But this doesn’t really make sense. There are multiple occasions when magic is performed either by or around Harry outside of school, such as in the graveyard in Goblet of Fire and when he’s rescued by the Order of the Phoenix, and the Ministry seems unaware. Considering how critical they are of Harry at this time, it’s unlikely they’d miss any opportunity to call him out. This is one Harry Potter plot hole that’s impossible to solve.
Are There Wizarding Taxes?
Not only is Hogwarts free for witches and wizards, but it also seems like healthcare is too, courtesy of St. Mungo’s. But how does the wizarding world actually support its public services?
There’s no indication as to whether wealthy wizarding citizens have to pay taxes like Muggles. Old Pure-blood families like the Malfoys and Blacks are shown to have huge amounts of money, which theoretically would be taxed in any other society. If it wasn’t, there’s a big question mark over the Ministry of Magic’s source of funding.
Do Wizards Have To Follow Muggle Laws?
For some wizards, their lives are totally Muggle until they turn 11-years-old. From that point on, Muggleborns – and anybody else who, like Harry, happened to be raised by Muggle – live under wizarding law, including the Statute of Secrecy.
But would they also be required to follow Muggle law? With most witches and wizards shown to settle in mixed Muggle-wizard villages, such as Godric’s Hollow or Ottery St Catchpole, it’s never really clear whether they’re expected to follow two sets of laws. Or, whether thanks to memory charms and similar spells, they’re given some leeway to evade Muggle legal situations – giving them the option to just live an indulgent, untamed Muggle lifestyle if they so choose.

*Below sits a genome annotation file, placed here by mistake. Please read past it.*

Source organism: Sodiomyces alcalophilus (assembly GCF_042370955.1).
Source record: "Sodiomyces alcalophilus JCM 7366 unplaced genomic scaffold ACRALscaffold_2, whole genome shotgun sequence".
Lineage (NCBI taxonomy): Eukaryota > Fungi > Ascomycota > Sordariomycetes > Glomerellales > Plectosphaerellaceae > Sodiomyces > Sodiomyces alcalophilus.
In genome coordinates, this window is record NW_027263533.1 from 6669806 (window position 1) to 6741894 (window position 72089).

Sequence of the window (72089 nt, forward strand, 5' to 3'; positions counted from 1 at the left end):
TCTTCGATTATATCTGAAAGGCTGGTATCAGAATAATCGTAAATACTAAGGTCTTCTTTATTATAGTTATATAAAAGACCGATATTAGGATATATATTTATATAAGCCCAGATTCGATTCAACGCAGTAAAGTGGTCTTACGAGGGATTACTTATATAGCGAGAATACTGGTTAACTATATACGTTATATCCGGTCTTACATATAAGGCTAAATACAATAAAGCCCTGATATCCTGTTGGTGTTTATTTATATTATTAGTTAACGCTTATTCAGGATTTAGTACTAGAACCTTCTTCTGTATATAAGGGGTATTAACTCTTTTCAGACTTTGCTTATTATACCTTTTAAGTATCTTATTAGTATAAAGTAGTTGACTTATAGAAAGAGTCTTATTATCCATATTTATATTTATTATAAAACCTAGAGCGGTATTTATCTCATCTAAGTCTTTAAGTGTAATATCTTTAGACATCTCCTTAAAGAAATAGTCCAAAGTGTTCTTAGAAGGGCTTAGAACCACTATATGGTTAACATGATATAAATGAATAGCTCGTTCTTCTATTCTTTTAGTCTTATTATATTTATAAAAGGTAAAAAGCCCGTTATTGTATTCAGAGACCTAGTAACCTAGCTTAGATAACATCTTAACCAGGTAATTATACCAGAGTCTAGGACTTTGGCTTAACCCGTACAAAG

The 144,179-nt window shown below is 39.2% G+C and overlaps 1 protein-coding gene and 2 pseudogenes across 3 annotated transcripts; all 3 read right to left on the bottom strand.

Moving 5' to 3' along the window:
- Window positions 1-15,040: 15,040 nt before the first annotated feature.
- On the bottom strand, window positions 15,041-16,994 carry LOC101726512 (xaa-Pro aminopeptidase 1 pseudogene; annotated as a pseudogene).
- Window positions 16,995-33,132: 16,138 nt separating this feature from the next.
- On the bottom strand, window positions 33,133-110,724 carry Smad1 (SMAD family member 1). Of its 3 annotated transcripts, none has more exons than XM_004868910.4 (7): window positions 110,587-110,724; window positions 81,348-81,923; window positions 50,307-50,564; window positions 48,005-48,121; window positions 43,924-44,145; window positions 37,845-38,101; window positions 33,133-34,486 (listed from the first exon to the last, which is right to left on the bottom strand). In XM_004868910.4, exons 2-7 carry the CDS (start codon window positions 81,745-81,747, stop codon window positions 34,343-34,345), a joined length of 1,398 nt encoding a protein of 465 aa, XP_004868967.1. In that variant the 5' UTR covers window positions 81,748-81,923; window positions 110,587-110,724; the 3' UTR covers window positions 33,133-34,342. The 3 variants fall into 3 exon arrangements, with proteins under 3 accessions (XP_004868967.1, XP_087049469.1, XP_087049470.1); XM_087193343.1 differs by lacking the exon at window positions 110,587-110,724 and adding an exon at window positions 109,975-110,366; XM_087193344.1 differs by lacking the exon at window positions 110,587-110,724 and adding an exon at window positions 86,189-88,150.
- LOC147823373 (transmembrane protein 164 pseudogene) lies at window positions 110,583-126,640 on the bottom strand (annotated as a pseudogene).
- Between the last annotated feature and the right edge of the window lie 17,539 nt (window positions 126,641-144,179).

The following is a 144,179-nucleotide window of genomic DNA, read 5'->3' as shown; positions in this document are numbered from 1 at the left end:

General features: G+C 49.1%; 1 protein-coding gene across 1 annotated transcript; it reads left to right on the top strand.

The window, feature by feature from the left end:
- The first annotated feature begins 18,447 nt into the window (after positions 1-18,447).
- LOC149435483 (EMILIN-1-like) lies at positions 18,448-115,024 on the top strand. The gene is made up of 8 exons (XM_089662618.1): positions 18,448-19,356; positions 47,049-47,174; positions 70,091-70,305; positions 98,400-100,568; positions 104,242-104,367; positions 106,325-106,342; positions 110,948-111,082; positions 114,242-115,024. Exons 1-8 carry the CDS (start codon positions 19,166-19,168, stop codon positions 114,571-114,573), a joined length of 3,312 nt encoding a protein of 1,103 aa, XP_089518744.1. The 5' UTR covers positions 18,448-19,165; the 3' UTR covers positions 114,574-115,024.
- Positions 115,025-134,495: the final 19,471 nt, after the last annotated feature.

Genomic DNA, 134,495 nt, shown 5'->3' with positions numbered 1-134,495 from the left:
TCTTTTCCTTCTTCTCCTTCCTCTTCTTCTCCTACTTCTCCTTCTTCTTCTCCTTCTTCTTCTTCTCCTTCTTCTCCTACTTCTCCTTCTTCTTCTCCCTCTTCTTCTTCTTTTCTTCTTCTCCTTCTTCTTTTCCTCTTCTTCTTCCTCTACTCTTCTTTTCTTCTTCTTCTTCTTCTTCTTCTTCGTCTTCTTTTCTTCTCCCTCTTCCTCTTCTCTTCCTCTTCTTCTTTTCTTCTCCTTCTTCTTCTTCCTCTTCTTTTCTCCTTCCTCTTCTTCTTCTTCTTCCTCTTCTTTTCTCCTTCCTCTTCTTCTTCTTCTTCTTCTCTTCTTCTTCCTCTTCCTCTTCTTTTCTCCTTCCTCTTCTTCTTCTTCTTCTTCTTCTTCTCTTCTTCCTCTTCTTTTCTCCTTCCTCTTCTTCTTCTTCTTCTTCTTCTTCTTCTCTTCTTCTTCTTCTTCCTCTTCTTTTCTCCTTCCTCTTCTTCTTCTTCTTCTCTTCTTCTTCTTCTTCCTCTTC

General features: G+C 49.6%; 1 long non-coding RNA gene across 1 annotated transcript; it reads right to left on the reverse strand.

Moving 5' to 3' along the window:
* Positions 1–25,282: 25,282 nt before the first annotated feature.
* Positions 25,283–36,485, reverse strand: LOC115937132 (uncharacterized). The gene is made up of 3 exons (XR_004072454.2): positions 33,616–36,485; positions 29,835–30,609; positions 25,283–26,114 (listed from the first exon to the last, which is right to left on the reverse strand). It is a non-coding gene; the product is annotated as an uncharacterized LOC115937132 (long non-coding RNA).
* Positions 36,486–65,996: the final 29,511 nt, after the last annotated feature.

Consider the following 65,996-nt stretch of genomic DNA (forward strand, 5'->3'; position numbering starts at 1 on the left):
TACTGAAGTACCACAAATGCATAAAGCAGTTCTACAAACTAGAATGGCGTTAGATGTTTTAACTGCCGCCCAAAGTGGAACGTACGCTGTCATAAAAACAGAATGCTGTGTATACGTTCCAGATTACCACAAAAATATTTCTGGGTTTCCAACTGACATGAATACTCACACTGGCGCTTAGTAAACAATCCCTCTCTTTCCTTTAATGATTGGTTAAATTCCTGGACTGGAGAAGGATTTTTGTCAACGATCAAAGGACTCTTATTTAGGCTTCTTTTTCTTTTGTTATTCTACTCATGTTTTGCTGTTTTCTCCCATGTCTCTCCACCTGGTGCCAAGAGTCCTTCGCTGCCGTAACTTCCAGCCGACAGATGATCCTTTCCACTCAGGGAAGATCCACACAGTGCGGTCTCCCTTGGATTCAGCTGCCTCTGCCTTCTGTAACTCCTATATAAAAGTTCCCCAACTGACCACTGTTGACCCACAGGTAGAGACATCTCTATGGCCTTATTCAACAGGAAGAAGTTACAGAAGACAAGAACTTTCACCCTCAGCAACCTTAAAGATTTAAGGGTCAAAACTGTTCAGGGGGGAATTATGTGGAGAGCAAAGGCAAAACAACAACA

Is Everyone Entitled To A Fair Trial?
Everything about the wizarding judicial system seems slightly suspicious. What’s most concerning is that trials seem to be held on an as-needed basis, rather than the default. Sirius doesn’t seem to have been tried over betraying the Potters and killing Pettigrew, and Harry only gets his trial at Dumbledore’s insistence.
It is possible that the end of the first wizarding war led to rushed imprisonment, and that Fudge overrode several protocols to try to avoid trialing Harry. Sadly, what seems more likely is that this is just another corrupted area of the Ministry.
How Is The Minister For Magic Elected?
There are three Ministers for Magic throughout the series: Cornelius Fudge, Rufus Scrimgeour, and Pius Thicknesse. At no point is it clear how they came to be Minister, with no indication of an election – never mind who is eligible to vote and how.
With the latter two promoted in the midst of the war (and Thicknesse a puppet for Voldemort), it’s possible they were just emergency appointments. However, it’s also noted that Dumbledore was once offered the position, suggesting democracy might not be a thing in the wizarding world at all.
How Does The Statute Of Secrecy Work?
Of all the laws in the wizarding world, none is so important as the Statute of Secrecy. This is the rule that binds wizarding society: Muggles cannot discover the truth about magic. Anyone who breaches it is punished by the Ministry of Magic – in extreme cases, by stripping the accused of their wand.
Except there are countless potential nuances. For example, at what point are witches or wizards allowed to tell Muggle partners about magic? Does it count if someone finds out by accident, or a Muggle tells another Muggle? And how does the Ministry know when the Statute of Secrecy has been broken? It’s very confusing – especially considering that it underpins the entire wizarding world.